Table 1 Predictors of venous thromboembolism after foot and ankle fracture surgery
Source: Brennan JC, et al., “A Predictive Model for Identifying Patients at Risk for Venous Thromboembolism after Foot and Ankle Fracture Surgery.”

AAOS Now

Published 3/25/2022
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Brandon May

Advanced Age and Bleeding Disorders Predict VTE Risk after Foot and Ankle Fracture Surgery

Advanced age and bleeding disorders are independent risk factors for venous thromboembolism (VTE) following foot and ankle fracture surgery, a study suggests. The findings of the study will be presented by Jane Brennan, orthopaedic clinical outcomes research analyst at Anne Arundel Medical Center in Mountain Lakes, N.J.

According to Ms. Brennan and colleagues, the study is potentially the first piece of research to produce and test a model that identifies patients at risk for VTE following fracture surgery. The researchers explained that a predictive model that incorporates age and bleeding disorders may help surgeons prospectively in their ability to identify high-risk patients who may require pharmacologic VTE prophylaxis.

VTE, including deep vein thrombosis and pulmonary embolism, is a rare yet serious complication following foot and ankle fracture surgery. Although prior studies have identified various risk factors for VTE, the researchers acknowledged, a consensus definition for high-risk patients has not yet been established, consequently resulting in “significant variability in the use of pharmacologic agents for VTE prophylaxis.”

To improve prevention efforts in this population, the researchers sought to develop and test a usable and scalable model capable of predicting VTE risk in patients who undergo foot and ankle fracture surgery.

The study was a retrospective review of patients (n = 15,342) from the American College of Surgeons National Surgical Quality Improvement Program database who underwent surgical repair of foot and ankle fractures between 2015 and 2019. Bimalleolar, calcaneal, talus, distal tibia, and trimalleolar fractures were included.

The investigators examined the prevalence and demographics associated with corticosteroid use, current bleeding disorders, diabetes, dyspnea, independent functional status, history of chronic obstructive pulmonary disease (COPD), history of congestive heart failure (CHF), disseminated cancer, smoking status, and infection at the time of surgery. The surgeries performed were classified as either bimalleolar/talus/calcaneal fracture repairs or trimalleolar/distal tibia repairs.

Demographic and comorbidity differences between patients who experienced postoperative VTE versus patients who did not experience postoperative VTE were assessed in a univariate analysis. The investigators also divided the cohort into a development group (60 percent) and test cohort (40 percent). After the univariate analysis, risk factors for VTE were evaluated in a multivariate logistic regression.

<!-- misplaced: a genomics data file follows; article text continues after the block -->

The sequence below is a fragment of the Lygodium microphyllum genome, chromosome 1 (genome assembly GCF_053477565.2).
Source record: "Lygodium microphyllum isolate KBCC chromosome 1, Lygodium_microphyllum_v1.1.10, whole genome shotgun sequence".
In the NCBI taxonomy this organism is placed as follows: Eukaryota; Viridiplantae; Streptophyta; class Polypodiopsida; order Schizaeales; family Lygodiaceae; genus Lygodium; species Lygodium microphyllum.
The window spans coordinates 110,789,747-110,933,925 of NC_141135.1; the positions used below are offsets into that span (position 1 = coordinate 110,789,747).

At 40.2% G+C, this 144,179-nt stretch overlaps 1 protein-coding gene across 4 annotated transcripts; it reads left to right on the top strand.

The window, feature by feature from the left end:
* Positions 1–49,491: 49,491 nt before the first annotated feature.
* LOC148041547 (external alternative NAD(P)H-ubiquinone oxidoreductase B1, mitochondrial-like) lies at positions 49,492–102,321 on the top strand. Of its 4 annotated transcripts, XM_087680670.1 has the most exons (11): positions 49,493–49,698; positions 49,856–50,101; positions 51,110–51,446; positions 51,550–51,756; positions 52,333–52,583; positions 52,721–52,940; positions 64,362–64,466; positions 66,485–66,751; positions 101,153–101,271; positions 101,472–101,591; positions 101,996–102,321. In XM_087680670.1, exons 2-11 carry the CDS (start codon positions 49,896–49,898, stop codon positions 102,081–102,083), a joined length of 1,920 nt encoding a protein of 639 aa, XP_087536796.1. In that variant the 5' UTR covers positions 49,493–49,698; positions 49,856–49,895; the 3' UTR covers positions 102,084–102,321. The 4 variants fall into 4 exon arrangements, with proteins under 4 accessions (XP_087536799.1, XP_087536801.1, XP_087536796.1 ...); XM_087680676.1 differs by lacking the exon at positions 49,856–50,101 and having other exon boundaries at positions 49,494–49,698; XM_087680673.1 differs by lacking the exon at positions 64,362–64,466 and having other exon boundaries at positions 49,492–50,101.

The investigators then produced a model that incorporated demographics and comorbidities and tested its performance in the test cohort. To investigate the accuracy of the model in predicting VTE within 30 days after operation, the investigators generated a receiver operator curve and calculated the area under the curve (AUC).

In the overall cohort, 1.2 percent (n = 184) of patients experienced VTE. Approximately 52.7 percent of patients with VTE were aged 65 years or older, compared with 25.8 percent of patients who did not experience VTE (P <0.001). additionally, patients who had vte had a significantly higher comorbidity burden, evident by greater rates of diabetes (36.4 percent versus. 13.0 percent,>P <0.001), dyspnea (16.9 percent versus 2.9 percent,>P <0.001), history of copd (17.4 percent versus 3.8 percent,>P <0.001), history of chf (7.7 percent versus 0.7 percent,>P <0.001), infection at the time of surgery (15.2 percent versus 3.3 percent,>P <0.001), corticosteroid use (5.4 percent versus 2.0 percent,>P = 0.004), and bleeding disorders (16.8 percent versus 3.5 percent, P <0.001), as well as lower levels of independent functional status (82.6 percent versus 95.4 percent,>P <0.001).>

The researchers noted that, in contrast to previous studies, this study found that smokers had lower rates of VTE (16.8 percent versus 24.3 percent, P = 0.023). There were no significant differences between the VTE and non-VTE groups in terms of types of surgeries performed (P = 0.456). Patients who had VTE after surgery had 10.5 more minutes in the OR compared with patients who did not experience VTE (P = 0.029).

Following risk adjustment, the investigators identified two independent risk factors for postoperative VTE: age 65 years and older (adjusted odds ratio [OR] = 2.08, P = 0.041) and bleeding disorders (OR = 7.24, P = 0.015) (Table 1). The model, when applied to the test cohort, generated an AUC of 0.710, which the researchers stated was indicative of the model’s predictive accuracy.

Given the study finding that older age and bleeding disorders independently increased the risk for VTE after foot and ankle fracture surgery, the authors concluded, “Utilization of this model may help surgeons prospectively identify high-risk patients who may benefit from pharmacologic VTE prophylaxis.”

The study will be on display as Poster P0658 on Friday in Academy Hall from 7 a.m. to 5 p.m.

Ms. Brennan’s coauthors of “A Predictive Model for Identifying Patients at Risk for Venous Thromboembolism after Foot and Ankle Fracture Surgery” are Edward S. Holt, MD, and Justin Turcotte, PhD.

Brandon May is a freelance writer for AAOS Now.